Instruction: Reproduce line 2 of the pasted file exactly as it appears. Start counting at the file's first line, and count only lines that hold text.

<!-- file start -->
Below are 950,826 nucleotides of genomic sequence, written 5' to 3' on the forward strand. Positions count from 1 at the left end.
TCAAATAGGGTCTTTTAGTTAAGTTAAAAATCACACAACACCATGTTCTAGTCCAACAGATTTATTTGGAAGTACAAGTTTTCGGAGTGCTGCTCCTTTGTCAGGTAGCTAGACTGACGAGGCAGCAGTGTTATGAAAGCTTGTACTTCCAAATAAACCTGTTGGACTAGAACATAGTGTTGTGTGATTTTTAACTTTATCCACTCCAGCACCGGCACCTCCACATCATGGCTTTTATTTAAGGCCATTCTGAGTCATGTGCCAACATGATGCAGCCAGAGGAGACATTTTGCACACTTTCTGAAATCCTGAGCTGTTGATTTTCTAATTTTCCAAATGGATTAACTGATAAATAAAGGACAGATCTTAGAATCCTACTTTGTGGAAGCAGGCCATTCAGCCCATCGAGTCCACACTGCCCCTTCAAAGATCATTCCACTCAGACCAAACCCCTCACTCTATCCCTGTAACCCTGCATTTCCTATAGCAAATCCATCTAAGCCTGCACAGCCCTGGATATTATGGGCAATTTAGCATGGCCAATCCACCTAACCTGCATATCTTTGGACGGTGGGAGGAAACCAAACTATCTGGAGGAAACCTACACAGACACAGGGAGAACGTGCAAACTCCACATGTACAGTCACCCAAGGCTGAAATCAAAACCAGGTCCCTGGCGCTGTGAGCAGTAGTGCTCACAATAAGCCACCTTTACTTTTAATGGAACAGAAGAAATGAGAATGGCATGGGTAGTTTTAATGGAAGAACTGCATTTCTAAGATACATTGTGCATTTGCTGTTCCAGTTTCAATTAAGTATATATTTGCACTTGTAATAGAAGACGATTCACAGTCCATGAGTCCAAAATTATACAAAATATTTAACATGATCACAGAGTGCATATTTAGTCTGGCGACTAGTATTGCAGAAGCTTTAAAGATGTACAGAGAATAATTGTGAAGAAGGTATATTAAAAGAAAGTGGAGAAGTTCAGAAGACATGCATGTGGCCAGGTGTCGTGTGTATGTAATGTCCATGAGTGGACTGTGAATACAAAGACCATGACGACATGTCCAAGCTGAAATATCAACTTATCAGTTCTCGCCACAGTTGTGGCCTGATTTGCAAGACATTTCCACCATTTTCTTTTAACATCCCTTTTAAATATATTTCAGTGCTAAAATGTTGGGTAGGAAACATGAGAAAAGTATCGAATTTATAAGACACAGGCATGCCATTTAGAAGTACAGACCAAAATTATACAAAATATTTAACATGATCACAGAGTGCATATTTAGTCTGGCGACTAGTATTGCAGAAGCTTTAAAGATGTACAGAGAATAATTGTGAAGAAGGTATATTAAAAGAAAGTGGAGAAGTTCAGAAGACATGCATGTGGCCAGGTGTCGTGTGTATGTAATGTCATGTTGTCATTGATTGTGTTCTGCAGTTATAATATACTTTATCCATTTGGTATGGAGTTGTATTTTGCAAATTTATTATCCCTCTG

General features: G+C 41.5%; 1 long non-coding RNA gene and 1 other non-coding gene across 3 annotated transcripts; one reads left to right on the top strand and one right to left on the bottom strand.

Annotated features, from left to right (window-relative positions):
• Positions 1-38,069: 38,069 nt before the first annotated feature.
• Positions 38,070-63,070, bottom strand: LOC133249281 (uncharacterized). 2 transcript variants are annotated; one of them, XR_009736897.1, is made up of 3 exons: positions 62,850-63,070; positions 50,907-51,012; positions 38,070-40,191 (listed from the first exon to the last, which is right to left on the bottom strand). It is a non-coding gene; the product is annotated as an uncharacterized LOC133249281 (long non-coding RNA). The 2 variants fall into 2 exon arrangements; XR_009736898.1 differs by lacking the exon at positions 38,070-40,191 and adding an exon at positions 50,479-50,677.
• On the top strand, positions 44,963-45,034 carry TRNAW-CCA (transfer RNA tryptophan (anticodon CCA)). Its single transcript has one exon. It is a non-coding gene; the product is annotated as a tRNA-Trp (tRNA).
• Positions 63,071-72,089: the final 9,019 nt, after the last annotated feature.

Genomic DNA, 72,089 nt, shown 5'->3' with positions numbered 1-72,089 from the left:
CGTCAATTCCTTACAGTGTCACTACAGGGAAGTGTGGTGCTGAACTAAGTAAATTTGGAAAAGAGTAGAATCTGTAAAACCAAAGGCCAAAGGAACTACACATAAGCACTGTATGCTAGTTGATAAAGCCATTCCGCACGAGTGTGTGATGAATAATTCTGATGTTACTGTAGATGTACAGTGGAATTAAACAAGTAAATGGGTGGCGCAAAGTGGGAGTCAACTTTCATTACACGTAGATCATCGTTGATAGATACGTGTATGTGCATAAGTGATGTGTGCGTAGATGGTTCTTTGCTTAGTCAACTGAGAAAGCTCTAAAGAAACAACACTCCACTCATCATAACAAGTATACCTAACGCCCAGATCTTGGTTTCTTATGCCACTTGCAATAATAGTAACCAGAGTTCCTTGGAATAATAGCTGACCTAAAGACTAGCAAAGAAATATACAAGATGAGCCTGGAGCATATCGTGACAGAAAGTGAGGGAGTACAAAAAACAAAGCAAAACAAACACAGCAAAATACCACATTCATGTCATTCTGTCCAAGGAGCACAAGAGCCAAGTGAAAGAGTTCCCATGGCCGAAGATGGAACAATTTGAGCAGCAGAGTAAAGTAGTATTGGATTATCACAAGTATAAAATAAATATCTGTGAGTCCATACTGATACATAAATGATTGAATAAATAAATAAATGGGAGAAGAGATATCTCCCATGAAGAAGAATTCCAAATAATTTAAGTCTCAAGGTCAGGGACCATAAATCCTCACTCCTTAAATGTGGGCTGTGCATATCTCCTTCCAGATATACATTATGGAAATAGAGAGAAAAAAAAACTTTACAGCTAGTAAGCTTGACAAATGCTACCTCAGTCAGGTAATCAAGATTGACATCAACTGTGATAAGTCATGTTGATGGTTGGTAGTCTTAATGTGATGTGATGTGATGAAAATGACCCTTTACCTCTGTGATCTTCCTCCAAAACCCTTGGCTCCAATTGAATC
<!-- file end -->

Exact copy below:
TCAAATAGGGTCTTTTAGTTAAGTTAAAAATCACACAACACCATGTTCTAGTCCAACAGATTTATTTGGAAGTACAAGTTTTCGGAGTGCTGCTCCTTTGTCAGGTAGCTAGACTGACGAGGCAGCAGTGTTATGAAAGCTTGTACTTCCAAATAAACCTGTTGGACTAGAACATAGTGTTGTGTGATTTTTAACTTTATCCACTCCAGCACCGGCACCTCCACATCATGGCTTTTATTTAAGGCCATTCTGAGTCATGTGCCAACATGATGCAGCCAGAGGAGACATTTTGCACACTTTCTGAAATCCTGAGCTGTTGATTTTCTAATTTTCCAAATGGATTAACTGATAAATAAAGGACAGATCTTAGAATCCTACTTTGTGGAAGCAGGCCATTCAGCCCATCGAGTCCACACTGCCCCTTCAAAGATCATTCCACTCAGACCAAACCCCTCACTCTATCCCTGTAACCCTGCATTTCCTATAGCAAATCCATCTAAGCCTGCACAGCCCTGGATATTATGGGCAATTTAGCATGGCCAATCCACCTAACCTGCATATCTTTGGACGGTGGGAGGAAACCAAACTATCTGGAGGAAACCTACACAGACACAGGGAGAACGTGCAAACTCCACATGTACAGTCACCCAAGGCTGAAATCAAAACCAGGTCCCTGGCGCTGTGAGCAGTAGTGCTCACAATAAGCCACCTTTACTTTTAATGGAACAGAAGAAATGAGAATGGCATGGGTAGTTTTAATGGAAGAACTGCATTTCTAAGATACATTGTGCATTTGCTGTTCCAGTTTCAATTAAGTATATATTTGCACTTGTAATAGAAGACGATTCACAGTCCATGAGTCCAAAATTATACAAAATATTTAACATGATCACAGAGTGCATATTTAGTCTGGCGACTAGTATTGCAGAAGCTTTAAAGATGTACAGAGAATAATTGTGAAGAAGGTATATTAAAAGAAAGTGGAGAAGTTCAGAAGACATGCATGTGGCCAGGTGTCGTGTGTATGTAATGTCCATGAGTGGACTGTGAATACAAAGACCATGACGACATGTCCAAGCTGAAATATCAACTTATCAGTTCTCGCCACAGTTGTGGCCTGATTTGCAAGACATTTCCACCATTTTCTTTTAACATCCCTTTTAAATATATTTCAGTGCTAAAATGTTGGGTAGGAAACATGAGAAAAGTATCGAATTTATAAGACACAGGCATGCCATTTAGAAGTACAGACCAAAATTATACAAAATATTTAACATGATCACAGAGTGCATATTTAGTCTGGCGACTAGTATTGCAGAAGCTTTAAAGATGTACAGAGAATAATTGTGAAGAAGGTATATTAAAAGAAAGTGGAGAAGTTCAGAAGACATGCATGTGGCCAGGTGTCGTGTGTATGTAATGTCATGTTGTCATTGATTGTGTTCTGCAGTTATAATATACTTTATCCATTTGGTATGGAGTTGTATTTTGCAAATTTATTATCCCTCTG